You currently have JavaScript disabled on this browser/device. JavaScript must be enabled in order for this website to function properly.

# ZingPath: Energy, Work, and Power

## Work Energy Theorem            Searching for

## Energy, Work, and Power

Learn in a way your textbook can't show you.
Explore the full path to learning Energy, Work, and Power

### Lesson Focus

#### Work Energy Theorem

Physics

Learners calculate the amount of work done on an object and the energy transferred by the force acting on that object.

### Now You Know

After completing this tutorial, you will be able to complete the following:

• Describe that the change in an object’s kinetic energy is equal to the net work done on the object.
• Describe work as the amount of energy transferred by force acting on an object for a given distance.
• Explain that when a force and the work done by the force are in the same direction, positive work is done.
• Explain that when a force and the work done by the force are in opposite directions, negative work is done.
• Calculate the work done on or by a system.

### Everything You'll Have Covered

The work-energy theorem states that the work done by the net force acting on a body will result in a net change in the body's kinetic energy. This is expressed as Conversely, if the kinetic energy of a body changes, it can be inferred that work has been done. Because kinetic energy is generally a function of velocity, knowing the initial and final velocity of a body of known mass allows us to use the formula K = �mv2 to find ?K and thus calculate work. Work can be positive, resulting in an increase in kinetic energy, and therefore velocity, or negative, resulting in a decrease in kinetic energy and velocity.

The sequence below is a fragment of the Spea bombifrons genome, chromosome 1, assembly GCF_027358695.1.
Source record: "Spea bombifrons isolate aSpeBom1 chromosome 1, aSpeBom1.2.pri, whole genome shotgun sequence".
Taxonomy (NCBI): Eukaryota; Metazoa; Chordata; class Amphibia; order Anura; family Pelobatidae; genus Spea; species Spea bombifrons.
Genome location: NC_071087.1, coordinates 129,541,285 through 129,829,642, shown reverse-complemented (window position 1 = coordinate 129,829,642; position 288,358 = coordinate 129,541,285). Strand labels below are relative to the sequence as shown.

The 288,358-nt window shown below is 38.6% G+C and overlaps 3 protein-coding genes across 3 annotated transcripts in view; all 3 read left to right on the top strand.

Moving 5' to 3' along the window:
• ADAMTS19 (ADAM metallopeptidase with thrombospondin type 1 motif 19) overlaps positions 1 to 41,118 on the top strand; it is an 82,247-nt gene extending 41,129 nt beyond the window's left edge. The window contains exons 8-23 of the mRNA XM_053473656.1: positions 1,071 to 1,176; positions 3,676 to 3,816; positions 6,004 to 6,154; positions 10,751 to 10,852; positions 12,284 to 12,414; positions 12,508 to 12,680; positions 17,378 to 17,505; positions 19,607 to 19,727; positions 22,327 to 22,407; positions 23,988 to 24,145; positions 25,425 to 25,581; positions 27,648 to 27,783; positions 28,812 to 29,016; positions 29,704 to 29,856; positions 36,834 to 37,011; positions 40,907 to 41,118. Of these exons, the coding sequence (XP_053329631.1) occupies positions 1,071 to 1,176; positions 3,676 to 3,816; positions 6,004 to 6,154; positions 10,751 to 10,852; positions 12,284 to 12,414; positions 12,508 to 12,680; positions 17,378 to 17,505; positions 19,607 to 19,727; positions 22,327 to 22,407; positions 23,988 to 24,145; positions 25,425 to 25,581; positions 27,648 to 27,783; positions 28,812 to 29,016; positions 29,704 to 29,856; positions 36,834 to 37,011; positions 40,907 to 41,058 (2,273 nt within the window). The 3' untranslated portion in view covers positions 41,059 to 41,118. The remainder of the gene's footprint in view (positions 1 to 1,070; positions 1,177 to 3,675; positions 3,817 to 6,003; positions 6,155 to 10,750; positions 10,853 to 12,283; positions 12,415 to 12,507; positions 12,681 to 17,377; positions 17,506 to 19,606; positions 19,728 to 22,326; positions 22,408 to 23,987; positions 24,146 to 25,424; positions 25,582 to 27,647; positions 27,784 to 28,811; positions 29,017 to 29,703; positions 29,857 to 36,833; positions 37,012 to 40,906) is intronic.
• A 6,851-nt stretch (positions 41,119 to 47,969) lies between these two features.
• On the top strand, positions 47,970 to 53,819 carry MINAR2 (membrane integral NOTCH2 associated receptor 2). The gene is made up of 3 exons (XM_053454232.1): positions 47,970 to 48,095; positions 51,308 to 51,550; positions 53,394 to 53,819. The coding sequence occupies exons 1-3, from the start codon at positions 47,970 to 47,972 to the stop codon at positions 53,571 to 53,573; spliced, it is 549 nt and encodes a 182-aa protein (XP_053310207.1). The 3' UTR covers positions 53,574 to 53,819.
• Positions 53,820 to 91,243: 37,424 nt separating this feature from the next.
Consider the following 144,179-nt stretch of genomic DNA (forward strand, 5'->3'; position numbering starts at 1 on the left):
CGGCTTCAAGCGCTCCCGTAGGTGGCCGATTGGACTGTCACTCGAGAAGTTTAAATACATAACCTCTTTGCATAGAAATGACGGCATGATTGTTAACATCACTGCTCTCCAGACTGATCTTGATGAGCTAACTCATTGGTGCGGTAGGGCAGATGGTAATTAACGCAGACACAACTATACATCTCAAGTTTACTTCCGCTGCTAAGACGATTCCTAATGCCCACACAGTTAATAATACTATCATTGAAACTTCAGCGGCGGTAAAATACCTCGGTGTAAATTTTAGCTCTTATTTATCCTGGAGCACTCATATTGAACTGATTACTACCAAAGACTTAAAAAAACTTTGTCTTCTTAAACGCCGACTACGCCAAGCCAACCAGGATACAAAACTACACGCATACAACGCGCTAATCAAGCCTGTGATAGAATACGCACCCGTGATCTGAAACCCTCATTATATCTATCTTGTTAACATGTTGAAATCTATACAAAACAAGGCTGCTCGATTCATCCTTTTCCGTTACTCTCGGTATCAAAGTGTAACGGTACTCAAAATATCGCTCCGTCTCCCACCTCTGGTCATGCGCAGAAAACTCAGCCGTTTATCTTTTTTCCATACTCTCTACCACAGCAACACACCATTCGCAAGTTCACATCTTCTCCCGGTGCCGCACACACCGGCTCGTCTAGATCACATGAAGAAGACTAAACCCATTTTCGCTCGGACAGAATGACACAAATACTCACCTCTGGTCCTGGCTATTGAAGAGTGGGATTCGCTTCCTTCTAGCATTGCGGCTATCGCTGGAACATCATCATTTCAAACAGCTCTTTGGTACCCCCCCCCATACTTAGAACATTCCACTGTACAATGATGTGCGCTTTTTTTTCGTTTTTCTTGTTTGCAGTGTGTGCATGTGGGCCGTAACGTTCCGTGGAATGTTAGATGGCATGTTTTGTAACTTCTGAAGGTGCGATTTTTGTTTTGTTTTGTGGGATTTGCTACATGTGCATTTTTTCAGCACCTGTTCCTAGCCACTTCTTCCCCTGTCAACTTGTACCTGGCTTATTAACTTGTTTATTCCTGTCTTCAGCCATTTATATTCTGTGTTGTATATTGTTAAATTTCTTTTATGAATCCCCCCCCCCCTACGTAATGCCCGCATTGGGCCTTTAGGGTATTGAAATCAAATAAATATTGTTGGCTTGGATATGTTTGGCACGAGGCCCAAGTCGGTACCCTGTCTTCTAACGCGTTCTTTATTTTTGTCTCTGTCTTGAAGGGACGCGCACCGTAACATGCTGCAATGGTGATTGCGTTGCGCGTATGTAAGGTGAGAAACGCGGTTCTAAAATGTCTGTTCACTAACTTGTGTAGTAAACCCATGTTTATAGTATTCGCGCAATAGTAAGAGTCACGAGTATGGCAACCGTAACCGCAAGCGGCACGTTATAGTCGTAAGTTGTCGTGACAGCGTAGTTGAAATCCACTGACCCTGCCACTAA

Problems employing the work-energy theorem often involve an accelerating force. For example, if a force is applied to a car traveling at 20 m/s such that the car's velocity increases to 25 m/s, final kinetic energy will exceed the initial kinetic energy and positive work will have been done on the car. Given the mass of the vehicle as 2000 kg, work can be calculated as: Further, because work is the result of a force applied over a distance (W = F�?x), knowing one of the variables allows us to solve for the other. Problems can also involve the introduction of friction to a body in motion, such that the body slows or comes to a stop. Although the final kinetic energy may be zero, work will have been done because there was a net change. The theorem can also be applied to find an unknown force where there is no net change in kinetic energy.

The work-energy theorem is consistent with the law of conservation of mechanical energy; work is the means by which potential energy is transformed to kinetic energy and vice versa. Simple machines do not increase the amount of work done, but, by transferring a force applied over a longer distance to a shorter distance, they can increase the amount of force.

### Tutorial Details

 Approximate Time 20 Minutes Pre-requisite Concepts Define the concept of work.Calculate the work done.Explain the conditions under which force can do work.Recognize types of energy.Define mechanical energy.Explain the energy lost by friction. Course Physics Type of Tutorial Problem Solving Key Vocabulary conservation of energy, conservation of mechanical energy, distance